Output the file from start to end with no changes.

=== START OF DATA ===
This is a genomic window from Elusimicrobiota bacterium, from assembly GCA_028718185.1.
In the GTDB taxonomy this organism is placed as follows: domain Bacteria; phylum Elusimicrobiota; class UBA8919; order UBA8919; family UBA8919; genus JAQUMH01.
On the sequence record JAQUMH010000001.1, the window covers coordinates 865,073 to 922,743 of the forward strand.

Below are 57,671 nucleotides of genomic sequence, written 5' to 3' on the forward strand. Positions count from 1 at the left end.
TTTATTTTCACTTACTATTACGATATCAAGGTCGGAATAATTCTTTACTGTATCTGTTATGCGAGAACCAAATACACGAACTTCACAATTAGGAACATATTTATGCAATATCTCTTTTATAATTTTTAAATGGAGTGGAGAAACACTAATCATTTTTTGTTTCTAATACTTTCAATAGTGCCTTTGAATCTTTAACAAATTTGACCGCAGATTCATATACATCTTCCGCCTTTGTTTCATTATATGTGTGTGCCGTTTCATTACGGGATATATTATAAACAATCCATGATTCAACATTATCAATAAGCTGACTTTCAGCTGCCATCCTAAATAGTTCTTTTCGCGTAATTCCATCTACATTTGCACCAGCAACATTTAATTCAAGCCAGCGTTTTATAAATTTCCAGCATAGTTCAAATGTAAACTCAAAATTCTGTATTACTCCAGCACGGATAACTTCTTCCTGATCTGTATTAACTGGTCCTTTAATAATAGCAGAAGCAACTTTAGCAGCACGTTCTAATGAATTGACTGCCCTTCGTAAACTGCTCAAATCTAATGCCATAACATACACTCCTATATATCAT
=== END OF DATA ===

This is a genomic window from Elusimicrobiota bacterium, from assembly GCA_028718185.1.
In the GTDB taxonomy this organism is placed as follows: domain Bacteria; phylum Elusimicrobiota; class UBA8919; order UBA8919; family UBA8919; genus JAQUMH01.
On the sequence record JAQUMH010000001.1, the window covers coordinates 865,073 to 922,743 of the forward strand.

Below are 57,671 nucleotides of genomic sequence, written 5' to 3' on the forward strand. Positions count from 1 at the left end.
TTTATTTTCACTTACTATTACGATATCAAGGTCGGAATAATTCTTTACTGTATCTGTTATGCGAGAACCAAATACACGAACTTCACAATTAGGAACATATTTATGCAATATCTCTTTTATAATTTTTAAATGGAGTGGAGAAACACTAATCATTTTTTGTTTCTAATACTTTCAATAGTGCCTTTGAATCTTTAACAAATTTGACCGCAGATTCATATACATCTTCCGCCTTTGTTTCATTATATGTGTGTGCCGTTTCATTACGGGATATATTATAAACAATCCATGATTCAACATTATCAATAAGCTGACTTTCAGCTGCCATCCTAAATAGTTCTTTTCGCGTAATTCCATCTACATTTGCACCAGCAACATTTAATTCAAGCCAGCGTTTTATAAATTTCCAGCATAGTTCAAATGTAAACTCAAAATTCTGTATTACTCCAGCACGGATAACTTCTTCCTGATCTGTATTAACTGGTCCTTTAATAATAGCAGAAGCAACTTTAGCAGCACGTTCTAATGAATTGACTGCCCTTCGTAAACTGCTCAAATCTAATGCCATAACATACACTCCTATATATCAT